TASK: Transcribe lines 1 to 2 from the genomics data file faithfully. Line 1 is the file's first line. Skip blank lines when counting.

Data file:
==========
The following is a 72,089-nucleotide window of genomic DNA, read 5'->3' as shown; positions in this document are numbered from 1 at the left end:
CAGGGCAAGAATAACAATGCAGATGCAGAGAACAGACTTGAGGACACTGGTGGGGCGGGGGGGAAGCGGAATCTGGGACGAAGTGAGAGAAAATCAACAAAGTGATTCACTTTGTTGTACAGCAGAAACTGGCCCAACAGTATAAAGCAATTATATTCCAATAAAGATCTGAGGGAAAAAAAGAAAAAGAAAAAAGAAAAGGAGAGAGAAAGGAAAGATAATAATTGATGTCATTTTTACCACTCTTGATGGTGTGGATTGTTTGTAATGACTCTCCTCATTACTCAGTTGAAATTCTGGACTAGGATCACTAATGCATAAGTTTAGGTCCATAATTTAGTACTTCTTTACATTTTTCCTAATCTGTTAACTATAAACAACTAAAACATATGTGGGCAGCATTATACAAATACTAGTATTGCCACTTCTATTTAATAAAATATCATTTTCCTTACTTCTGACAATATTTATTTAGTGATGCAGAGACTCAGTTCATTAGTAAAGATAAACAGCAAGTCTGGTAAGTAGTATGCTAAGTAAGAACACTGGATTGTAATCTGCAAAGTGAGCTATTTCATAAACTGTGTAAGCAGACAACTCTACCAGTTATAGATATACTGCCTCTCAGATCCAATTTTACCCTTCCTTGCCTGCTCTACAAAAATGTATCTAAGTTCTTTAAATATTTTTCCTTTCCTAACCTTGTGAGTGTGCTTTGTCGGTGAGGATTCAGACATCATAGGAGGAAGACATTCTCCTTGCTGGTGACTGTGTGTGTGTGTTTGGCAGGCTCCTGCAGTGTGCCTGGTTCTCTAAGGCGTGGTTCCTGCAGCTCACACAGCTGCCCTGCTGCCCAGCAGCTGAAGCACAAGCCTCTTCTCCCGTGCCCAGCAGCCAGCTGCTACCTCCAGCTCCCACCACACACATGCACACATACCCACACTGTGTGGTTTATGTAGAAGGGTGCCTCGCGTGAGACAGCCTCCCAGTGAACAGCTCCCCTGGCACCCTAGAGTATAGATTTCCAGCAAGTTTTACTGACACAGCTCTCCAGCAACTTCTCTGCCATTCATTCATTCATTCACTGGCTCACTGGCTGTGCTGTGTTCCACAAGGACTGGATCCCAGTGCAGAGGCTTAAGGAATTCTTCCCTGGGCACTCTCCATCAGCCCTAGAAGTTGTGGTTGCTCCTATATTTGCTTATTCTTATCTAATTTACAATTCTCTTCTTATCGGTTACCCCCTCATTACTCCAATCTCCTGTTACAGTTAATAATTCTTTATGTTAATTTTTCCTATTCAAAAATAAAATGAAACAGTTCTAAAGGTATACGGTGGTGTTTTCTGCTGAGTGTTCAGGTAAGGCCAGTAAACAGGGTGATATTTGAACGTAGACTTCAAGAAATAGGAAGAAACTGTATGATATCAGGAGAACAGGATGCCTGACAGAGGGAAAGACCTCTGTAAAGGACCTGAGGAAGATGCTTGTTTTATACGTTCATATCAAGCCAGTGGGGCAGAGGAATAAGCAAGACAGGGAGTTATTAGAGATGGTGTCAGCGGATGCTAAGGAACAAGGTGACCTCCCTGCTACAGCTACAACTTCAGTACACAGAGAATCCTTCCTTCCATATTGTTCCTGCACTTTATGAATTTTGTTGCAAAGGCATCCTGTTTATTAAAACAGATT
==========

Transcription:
The following is a 72,089-nucleotide window of genomic DNA, read 5'->3' as shown; positions in this document are numbered from 1 at the left end:
CAGGGCAAGAATAACAATGCAGATGCAGAGAACAGACTTGAGGACACTGGTGGGGCGGGGGGGAAGCGGAATCTGGGACGAAGTGAGAGAAAATCAACAAAGTGATTCACTTTGTTGTACAGCAGAAACTGGCCCAACAGTATAAAGCAATTATATTCCAATAAAGATCTGAGGGAAAAAAAGAAAAAGAAAAAAGAAAAGGAGAGAGAAAGGAAAGATAATAATTGATGTCATTTTTACCACTCTTGATGGTGTGGATTGTTTGTAATGACTCTCCTCATTACTCAGTTGAAATTCTGGACTAGGATCACTAATGCATAAGTTTAGGTCCATAATTTAGTACTTCTTTACATTTTTCCTAATCTGTTAACTATAAACAACTAAAACATATGTGGGCAGCATTATACAAATACTAGTATTGCCACTTCTATTTAATAAAATATCATTTTCCTTACTTCTGACAATATTTATTTAGTGATGCAGAGACTCAGTTCATTAGTAAAGATAAACAGCAAGTCTGGTAAGTAGTATGCTAAGTAAGAACACTGGATTGTAATCTGCAAAGTGAGCTATTTCATAAACTGTGTAAGCAGACAACTCTACCAGTTATAGATATACTGCCTCTCAGATCCAATTTTACCCTTCCTTGCCTGCTCTACAAAAATGTATCTAAGTTCTTTAAATATTTTTCCTTTCCTAACCTTGTGAGTGTGCTTTGTCGGTGAGGATTCAGACATCATAGGAGGAAGACATTCTCCTTGCTGGTGACTGTGTGTGTGTGTTTGGCAGGCTCCTGCAGTGTGCCTGGTTCTCTAAGGCGTGGTTCCTGCAGCTCACACAGCTGCCCTGCTGCCCAGCAGCTGAAGCACAAGCCTCTTCTCCCGTGCCCAGCAGCCAGCTGCTACCTCCAGCTCCCACCACACACATGCACACATACCCACACTGTGTGGTTTATGTAGAAGGGTGCCTCGCGTGAGACAGCCTCCCAGTGAACAGCTCCCCTGGCACCCTAGAGTATAGATTTCCAGCAAGTTTTACTGACACAGCTCTCCAGCAACTTCTCTGCCATTCATTCATTCATTCACTGGCTCACTGGCTGTGCTGTGTTCCACAAGGACTGGATCCCAGTGCAGAGGCTTAAGGAATTCTTCCCTGGGCACTCTCCATCAGCCCTAGAAGTTGTGGTTGCTCCTATATTTGCTTATTCTTATCTAATTTACAATTCTCTTCTTATCGGTTACCCCCTCATTACTCCAATCTCCTGTTACAGTTAATAATTCTTTATGTTAATTTTTCCTATTCAAAAATAAAATGAAACAGTTCTAAAGGTATACGGTGGTGTTTTCTGCTGAGTGTTCAGGTAAGGCCAGTAAACAGGGTGATATTTGAACGTAGACTTCAAGAAATAGGAAGAAACTGTATGATATCAGGAGAACAGGATGCCTGACAGAGGGAAAGACCTCTGTAAAGGACCTGAGGAAGATGCTTGTTTTATACGTTCATATCAAGCCAGTGGGGCAGAGGAATAAGCAAGACAGGGAGTTATTAGAGATGGTGTCAGCGGATGCTAAGGAACAAGGTGACCTCCCTGCTACAGCTACAACTTCAGTACACAGAGAATCCTTCCTTCCATATTGTTCCTGCACTTTATGAATTTTGTTGCAAAGGCATCCTGTTTATTAAAACAGATT